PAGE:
Governments 'afraid' of social media

No best practice for government use of social media, but govt must adapt
Getty images.
Getty images.


Government decision makers have to overcome their fear of social media and develop new models of government that are more agile and reactive, according to Dr Yasar Jarrar, Partner Adviser, Bain & Company and Research Fellow, Mohammed Bin Rashid School of Government, UAE.

Speaking today at the MBRSG and SAP Innovation Day in Dubai, Jarrar said that social media is extremely important to future models of government, but it is still in the early stages, and it is important that governments understand how to adapt to it.

"We still don't understand social media and government, we still don't really know what to do with this tool - we are experimenting, we are in a period of experimentation," he said.

"When I see a minister or deputy minister or director and say ‘social media', what is the initial reaction? Fear. They are absolutely gripped by fear, they pretend they like it, they pretend to have social media tools, but they are afraid of it. They don't know how to deal with reactions."

Jarrar said that the amount feedback and speed of response from citizens that social media enables has been a major disruptor to governments worldwide, not just in the region, but that with the high uptake of social media and mobile devices in the Gulf, it is important to understand the changes that it will bring to government. He noted the recent sacking of the Saudi Minister of Health, Ahmed Khatib, after a film of him angrily dismissing a citizen's complaint was released on social media as an example of the power of the medium.

"We have never heard of anything like that in this part of the world. This is not reporting, this is short bursts of information that are holding us to instant, live accountability. As citizens, government officials, what do we do with this?"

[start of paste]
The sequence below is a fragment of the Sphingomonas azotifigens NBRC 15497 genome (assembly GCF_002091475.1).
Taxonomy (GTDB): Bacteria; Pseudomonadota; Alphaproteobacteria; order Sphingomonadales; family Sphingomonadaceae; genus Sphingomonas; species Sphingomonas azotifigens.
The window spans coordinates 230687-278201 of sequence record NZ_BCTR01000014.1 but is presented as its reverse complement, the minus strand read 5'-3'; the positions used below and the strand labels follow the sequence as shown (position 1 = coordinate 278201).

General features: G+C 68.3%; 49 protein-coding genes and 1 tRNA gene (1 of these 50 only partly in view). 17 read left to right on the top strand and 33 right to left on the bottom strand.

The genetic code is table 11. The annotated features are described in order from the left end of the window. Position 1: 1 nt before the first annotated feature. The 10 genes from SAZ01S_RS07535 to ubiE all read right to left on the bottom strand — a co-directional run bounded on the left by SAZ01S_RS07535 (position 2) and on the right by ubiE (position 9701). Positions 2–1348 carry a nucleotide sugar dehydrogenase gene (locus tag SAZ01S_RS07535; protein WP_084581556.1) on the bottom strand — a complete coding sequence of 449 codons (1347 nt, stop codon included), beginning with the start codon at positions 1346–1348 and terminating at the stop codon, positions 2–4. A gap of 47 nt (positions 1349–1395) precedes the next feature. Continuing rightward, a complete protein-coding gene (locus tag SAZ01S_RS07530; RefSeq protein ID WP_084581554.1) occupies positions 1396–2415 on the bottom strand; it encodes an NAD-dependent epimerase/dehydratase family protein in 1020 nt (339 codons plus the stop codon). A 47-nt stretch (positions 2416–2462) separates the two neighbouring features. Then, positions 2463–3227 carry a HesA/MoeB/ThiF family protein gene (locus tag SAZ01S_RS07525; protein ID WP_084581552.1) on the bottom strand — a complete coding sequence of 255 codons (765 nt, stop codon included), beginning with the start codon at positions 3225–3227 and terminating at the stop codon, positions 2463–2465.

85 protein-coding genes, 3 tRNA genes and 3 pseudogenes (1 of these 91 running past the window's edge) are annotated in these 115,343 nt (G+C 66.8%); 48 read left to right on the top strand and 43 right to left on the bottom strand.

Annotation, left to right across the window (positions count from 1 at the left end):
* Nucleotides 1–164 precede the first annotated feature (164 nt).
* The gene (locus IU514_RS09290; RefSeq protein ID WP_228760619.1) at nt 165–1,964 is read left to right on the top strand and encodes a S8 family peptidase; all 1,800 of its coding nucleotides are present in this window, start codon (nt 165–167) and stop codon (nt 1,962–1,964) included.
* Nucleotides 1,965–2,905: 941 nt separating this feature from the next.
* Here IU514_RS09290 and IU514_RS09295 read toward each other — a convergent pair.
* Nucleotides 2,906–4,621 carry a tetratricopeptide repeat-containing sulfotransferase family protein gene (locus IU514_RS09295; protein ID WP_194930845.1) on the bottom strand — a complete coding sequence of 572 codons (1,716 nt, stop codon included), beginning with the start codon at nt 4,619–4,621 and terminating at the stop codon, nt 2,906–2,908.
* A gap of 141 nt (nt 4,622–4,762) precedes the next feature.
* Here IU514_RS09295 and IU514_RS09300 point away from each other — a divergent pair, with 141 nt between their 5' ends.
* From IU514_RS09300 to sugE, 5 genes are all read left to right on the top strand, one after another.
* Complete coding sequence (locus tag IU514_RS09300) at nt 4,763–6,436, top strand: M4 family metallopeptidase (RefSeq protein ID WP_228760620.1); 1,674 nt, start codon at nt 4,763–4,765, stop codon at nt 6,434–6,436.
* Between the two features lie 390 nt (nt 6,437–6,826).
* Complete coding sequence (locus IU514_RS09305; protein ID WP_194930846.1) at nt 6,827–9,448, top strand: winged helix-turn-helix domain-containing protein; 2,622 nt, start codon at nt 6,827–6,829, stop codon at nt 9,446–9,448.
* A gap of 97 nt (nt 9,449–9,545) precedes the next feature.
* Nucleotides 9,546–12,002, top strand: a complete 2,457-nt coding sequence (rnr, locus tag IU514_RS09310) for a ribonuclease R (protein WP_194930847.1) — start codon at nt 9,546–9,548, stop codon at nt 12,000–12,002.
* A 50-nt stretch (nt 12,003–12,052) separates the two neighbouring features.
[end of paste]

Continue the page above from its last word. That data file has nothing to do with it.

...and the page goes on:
Jarrar also stressed the positive potential for social media, in areas such as improving engagement with citizens and being able to involve people more in government decision making. He highlighted the example of Sheikh Mohammed bin Rashid Al Maktoum, Vice President Ruler of Dubai, who in 2013 asked his Twitter followers to brainstorm ideas to improve healthcare and education in the UAE, which resulted in over 80,000 suggestions from parents and educators.

There is no best practice for how government can use social media at present, he added, but government would need to learn from the failings of e-Government, and change models to accommodate social media and the need to react and respond more quickly to the feedback and expectations of citizens.

"We are still using 19th century government models for decision making, for budgeting, for reacting to public policy and for public policy making, we are using those models with a thin layer of Facebook, and Instagram, and LinkedIn and so on. If we continue to do that, government will continue to face more and more problems," Jarrar said.

"It was never delivered, the promise of e-Government, let's face it. Not because it was bad, but because we didn't restructure government. We put websites on old government structures - that is not e-Government, that is just the old government with a better window, the shop doesn't change. I'm afraid social media is going to have the same thing if we don't fundamentally change policy."

Jarrar was speaking at the third Innovation Day, held by MBRSG and SAP, which seeks to explore technology and issues around global best practices on smart government transformation.The event focused on Social Media and its potential for government.

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